Long before the development of agriculture, our prehistoric ancestors had a good knowledge of plants – not just for food, but for medicine. Researchers found evidence of this by studying some ancient teeth found in Central Sudan.
Listen to De Capua report on ancient teeth
Dental hygiene has become an important part of modern-day health care. And many millions of dollars are spent every year to get or keep teeth and gums healthy. One of the things dentists warn their patients about is dental calculus or tarter – a very hard form of plaque that forms around teeth. It may take a lot of scraping or the use of ultrasonic tools to remove it.
That type of plaque has given researchers an insight into people who lived thousands of years ago along the White Nile at Al Khiday. It’s about 25 kilometers south of Omdurman.
Karen Hardy is the lead author of a study published in PLOS ONE. She and her colleagues went to the site to analyze the compounds clinging to the ancient teeth.
“We were approached by the excavators of the Sudanese site. We were very interested in working at this site because it has a long sequence and it’s also in a relatively hot area. And we wanted to whether the chemical compounds survived right through the sequence. And, in fact, in this hot place, we discovered that they survived very well, indeed.”
Hardy is a research professor at the Catalan Institution for Research and Advanced Studies at the Autonomous University of Barcelona.
She said, “It’s a little bit like when you go out into an archeological site. Until you start looking you don’t really know what you’re going to find. We were hoping for evidence of ancient diet, particularly evidence of the use of plants in ancient diets before agriculture developed. That’s something that is very difficult to get hold of. It’s very difficult to find.”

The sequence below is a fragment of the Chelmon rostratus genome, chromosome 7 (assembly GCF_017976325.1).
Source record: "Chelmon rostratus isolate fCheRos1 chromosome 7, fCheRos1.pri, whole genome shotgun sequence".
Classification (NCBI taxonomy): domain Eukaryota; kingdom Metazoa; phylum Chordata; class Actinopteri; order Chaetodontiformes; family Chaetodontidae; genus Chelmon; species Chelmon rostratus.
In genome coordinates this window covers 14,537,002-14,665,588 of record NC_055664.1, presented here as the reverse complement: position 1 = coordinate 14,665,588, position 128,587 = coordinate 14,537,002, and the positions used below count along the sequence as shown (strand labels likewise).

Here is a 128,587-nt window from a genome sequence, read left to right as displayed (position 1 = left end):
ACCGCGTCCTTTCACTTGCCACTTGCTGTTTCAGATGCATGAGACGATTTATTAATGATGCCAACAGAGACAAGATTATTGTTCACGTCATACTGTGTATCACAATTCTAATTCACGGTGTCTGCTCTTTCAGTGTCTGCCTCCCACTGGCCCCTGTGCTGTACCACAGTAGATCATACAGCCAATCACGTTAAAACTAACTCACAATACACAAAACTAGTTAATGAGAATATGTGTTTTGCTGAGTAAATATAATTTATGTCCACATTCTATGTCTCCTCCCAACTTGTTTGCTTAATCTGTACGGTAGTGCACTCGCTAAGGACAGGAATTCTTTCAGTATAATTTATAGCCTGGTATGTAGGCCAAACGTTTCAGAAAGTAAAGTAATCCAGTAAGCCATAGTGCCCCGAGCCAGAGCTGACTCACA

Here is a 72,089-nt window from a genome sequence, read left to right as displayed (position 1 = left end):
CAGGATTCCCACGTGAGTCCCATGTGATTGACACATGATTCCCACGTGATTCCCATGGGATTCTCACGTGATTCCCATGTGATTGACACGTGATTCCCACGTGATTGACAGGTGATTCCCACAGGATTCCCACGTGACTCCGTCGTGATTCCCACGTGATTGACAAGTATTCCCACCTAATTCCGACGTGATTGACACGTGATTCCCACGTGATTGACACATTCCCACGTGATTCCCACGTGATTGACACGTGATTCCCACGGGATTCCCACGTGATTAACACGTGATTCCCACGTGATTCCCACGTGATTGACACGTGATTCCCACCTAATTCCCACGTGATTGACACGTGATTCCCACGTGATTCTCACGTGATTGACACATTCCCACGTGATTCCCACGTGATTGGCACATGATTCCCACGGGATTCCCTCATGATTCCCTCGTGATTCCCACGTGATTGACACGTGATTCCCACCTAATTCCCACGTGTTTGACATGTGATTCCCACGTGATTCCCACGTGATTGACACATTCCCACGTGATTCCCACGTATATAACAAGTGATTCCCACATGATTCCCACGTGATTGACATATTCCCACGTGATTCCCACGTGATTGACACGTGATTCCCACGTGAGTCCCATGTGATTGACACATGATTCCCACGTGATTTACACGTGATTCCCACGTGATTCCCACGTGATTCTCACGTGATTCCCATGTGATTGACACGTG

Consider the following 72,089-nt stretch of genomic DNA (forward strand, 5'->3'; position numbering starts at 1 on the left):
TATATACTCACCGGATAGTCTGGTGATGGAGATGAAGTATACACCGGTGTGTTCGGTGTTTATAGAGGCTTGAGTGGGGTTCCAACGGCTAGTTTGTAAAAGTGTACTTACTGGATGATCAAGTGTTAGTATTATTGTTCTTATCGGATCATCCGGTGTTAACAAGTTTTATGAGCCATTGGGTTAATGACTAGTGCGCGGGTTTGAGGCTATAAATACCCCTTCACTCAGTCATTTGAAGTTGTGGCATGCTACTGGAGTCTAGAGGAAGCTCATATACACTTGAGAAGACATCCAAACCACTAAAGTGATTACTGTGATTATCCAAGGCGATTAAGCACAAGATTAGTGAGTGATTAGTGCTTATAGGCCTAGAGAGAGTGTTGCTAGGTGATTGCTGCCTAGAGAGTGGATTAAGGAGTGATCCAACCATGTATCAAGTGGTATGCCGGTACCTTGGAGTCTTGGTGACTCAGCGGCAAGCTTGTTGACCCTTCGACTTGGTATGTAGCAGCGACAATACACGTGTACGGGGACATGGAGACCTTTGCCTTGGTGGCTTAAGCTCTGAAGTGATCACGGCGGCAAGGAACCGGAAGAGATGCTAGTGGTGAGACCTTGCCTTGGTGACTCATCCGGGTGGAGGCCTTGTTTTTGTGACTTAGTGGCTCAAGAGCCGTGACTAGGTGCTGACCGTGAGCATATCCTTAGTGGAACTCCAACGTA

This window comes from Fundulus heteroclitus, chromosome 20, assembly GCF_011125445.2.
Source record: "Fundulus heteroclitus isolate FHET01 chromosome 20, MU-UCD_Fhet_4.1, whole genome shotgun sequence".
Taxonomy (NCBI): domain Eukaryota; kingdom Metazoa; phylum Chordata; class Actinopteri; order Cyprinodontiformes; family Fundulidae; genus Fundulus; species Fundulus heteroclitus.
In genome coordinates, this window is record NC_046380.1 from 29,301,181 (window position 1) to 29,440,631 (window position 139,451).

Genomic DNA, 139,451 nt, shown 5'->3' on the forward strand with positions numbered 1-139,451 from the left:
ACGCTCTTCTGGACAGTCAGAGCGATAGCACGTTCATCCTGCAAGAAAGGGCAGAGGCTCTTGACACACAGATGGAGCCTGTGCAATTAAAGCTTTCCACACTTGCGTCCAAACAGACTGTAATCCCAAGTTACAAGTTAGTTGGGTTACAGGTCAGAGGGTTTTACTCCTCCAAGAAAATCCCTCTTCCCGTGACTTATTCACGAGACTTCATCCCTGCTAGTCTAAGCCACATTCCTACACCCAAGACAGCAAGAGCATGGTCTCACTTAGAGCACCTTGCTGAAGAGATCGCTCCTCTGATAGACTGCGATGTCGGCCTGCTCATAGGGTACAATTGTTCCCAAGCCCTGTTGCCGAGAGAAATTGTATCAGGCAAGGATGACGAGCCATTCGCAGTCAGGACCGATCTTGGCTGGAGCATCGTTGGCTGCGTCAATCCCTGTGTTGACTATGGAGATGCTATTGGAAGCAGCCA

But they did find it and the tartar told a tale. The people of Al Khiday were well aware of the use of plants thousands of years before agriculture arrived on the scene in 4500 BC and long after.
“We found evidence of plants. We could see the physical evidence in the form of the microfossils on microscope slides. And we also got chemical compounds that pointed in this case specifically to this plant purple nut sedge right through the sequence. In ancient Egypt, it was used as a component of perfume. It was used in water purification. And it also has a lot of medicinal uses that have been recorded by the ancient Greeks and the ancient Egyptians,” said Hardy.
It’s believed purple nut sedge may have the ability to inhibit the growth of Streptococcus mutans. It’s bacteria that help cause tooth decay. And its effectiveness appears to be borne out in many ancient teeth which showed few cavities.
However, purple nut sedge is not so popular today. In fact, Hardy said it’s now considered a “scourge” in tropical and sub-tropical regions. It’s been called the “world’s most expensive weed” because it’s so invasive and costs so much to eradicate once it invades agricultural fields.
Nevertheless, Hardy said the discovery of its widespread use in ancient Central Sudan tells a lot about the population.
“It’s very clear that they were very well integrated into their environment -- that they understood their environments very well -- that they knew how to exploit the things that were available in their environment. I think that we probably grossly underestimated their abilities actually.”
The findings also shed light on their pre-historic diet and dispel some misconceptions.
Hardy said, “Up to the present, the evidence has not been there for plants. There has been a strong focus on the use of meat, meat products, simply because that is what is found. It’s found in evidence for animal bones spread across sites -- strong evidence of protein. And there simply has not been the evidence there for the plants. Now hopefully with this kind of study that we’re doing we’re going to be able to start getting closer to identifying some of the plant based things that people ate. Because, of course, they really had to eat plants. You can’t survive on protein alone.”
Professor Hardy and her colleagues are now working on many different archeological sites with varying time periods. She said that they may discover the use of other plants by ancient people long since forgotten.